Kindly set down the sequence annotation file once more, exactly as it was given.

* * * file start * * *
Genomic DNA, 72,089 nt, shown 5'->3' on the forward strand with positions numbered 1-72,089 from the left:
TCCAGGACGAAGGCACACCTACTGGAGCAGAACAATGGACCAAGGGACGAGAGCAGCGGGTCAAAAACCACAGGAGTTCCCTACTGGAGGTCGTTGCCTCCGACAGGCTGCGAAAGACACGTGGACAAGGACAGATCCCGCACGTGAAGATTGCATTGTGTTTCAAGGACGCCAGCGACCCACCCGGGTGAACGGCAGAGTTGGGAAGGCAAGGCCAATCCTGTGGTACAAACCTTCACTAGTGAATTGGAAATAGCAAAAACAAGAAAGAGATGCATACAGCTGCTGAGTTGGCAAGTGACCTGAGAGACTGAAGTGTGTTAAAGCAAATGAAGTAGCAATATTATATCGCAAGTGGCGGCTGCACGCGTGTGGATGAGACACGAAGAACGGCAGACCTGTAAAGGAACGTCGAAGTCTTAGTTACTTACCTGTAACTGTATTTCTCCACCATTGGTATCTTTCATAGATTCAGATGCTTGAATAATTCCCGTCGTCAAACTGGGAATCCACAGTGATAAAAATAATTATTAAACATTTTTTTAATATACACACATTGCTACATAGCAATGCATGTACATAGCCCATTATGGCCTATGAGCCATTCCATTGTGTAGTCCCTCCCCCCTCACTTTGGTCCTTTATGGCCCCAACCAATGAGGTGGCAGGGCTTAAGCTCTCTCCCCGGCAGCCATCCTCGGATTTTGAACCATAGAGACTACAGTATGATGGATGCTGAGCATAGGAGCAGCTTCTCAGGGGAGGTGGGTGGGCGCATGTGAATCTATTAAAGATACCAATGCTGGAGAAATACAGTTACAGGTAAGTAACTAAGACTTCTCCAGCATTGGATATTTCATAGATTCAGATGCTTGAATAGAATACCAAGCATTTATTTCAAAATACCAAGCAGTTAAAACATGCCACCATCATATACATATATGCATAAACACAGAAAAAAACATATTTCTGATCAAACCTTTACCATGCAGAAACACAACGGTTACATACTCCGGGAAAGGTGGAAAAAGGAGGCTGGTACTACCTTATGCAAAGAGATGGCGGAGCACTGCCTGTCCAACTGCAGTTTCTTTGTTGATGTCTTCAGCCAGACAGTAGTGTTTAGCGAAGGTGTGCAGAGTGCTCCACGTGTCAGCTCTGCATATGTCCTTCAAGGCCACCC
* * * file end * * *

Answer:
Genomic DNA, 72,089 nt, shown 5'->3' on the forward strand with positions numbered 1-72,089 from the left:
TCCAGGACGAAGGCACACCTACTGGAGCAGAACAATGGACCAAGGGACGAGAGCAGCGGGTCAAAAACCACAGGAGTTCCCTACTGGAGGTCGTTGCCTCCGACAGGCTGCGAAAGACACGTGGACAAGGACAGATCCCGCACGTGAAGATTGCATTGTGTTTCAAGGACGCCAGCGACCCACCCGGGTGAACGGCAGAGTTGGGAAGGCAAGGCCAATCCTGTGGTACAAACCTTCACTAGTGAATTGGAAATAGCAAAAACAAGAAAGAGATGCATACAGCTGCTGAGTTGGCAAGTGACCTGAGAGACTGAAGTGTGTTAAAGCAAATGAAGTAGCAATATTATATCGCAAGTGGCGGCTGCACGCGTGTGGATGAGACACGAAGAACGGCAGACCTGTAAAGGAACGTCGAAGTCTTAGTTACTTACCTGTAACTGTATTTCTCCACCATTGGTATCTTTCATAGATTCAGATGCTTGAATAATTCCCGTCGTCAAACTGGGAATCCACAGTGATAAAAATAATTATTAAACATTTTTTTAATATACACACATTGCTACATAGCAATGCATGTACATAGCCCATTATGGCCTATGAGCCATTCCATTGTGTAGTCCCTCCCCCCTCACTTTGGTCCTTTATGGCCCCAACCAATGAGGTGGCAGGGCTTAAGCTCTCTCCCCGGCAGCCATCCTCGGATTTTGAACCATAGAGACTACAGTATGATGGATGCTGAGCATAGGAGCAGCTTCTCAGGGGAGGTGGGTGGGCGCATGTGAATCTATTAAAGATACCAATGCTGGAGAAATACAGTTACAGGTAAGTAACTAAGACTTCTCCAGCATTGGATATTTCATAGATTCAGATGCTTGAATAGAATACCAAGCATTTATTTCAAAATACCAAGCAGTTAAAACATGCCACCATCATATACATATATGCATAAACACAGAAAAAAACATATTTCTGATCAAACCTTTACCATGCAGAAACACAACGGTTACATACTCCGGGAAAGGTGGAAAAAGGAGGCTGGTACTACCTTATGCAAAGAGATGGCGGAGCACTGCCTGTCCAACTGCAGTTTCTTTGTTGATGTCTTCAGCCAGACAGTAGTGTTTAGCGAAGGTGTGCAGAGTGCTCCACGTGTCAGCTCTGCATATGTCCTTCAAGGCCACCC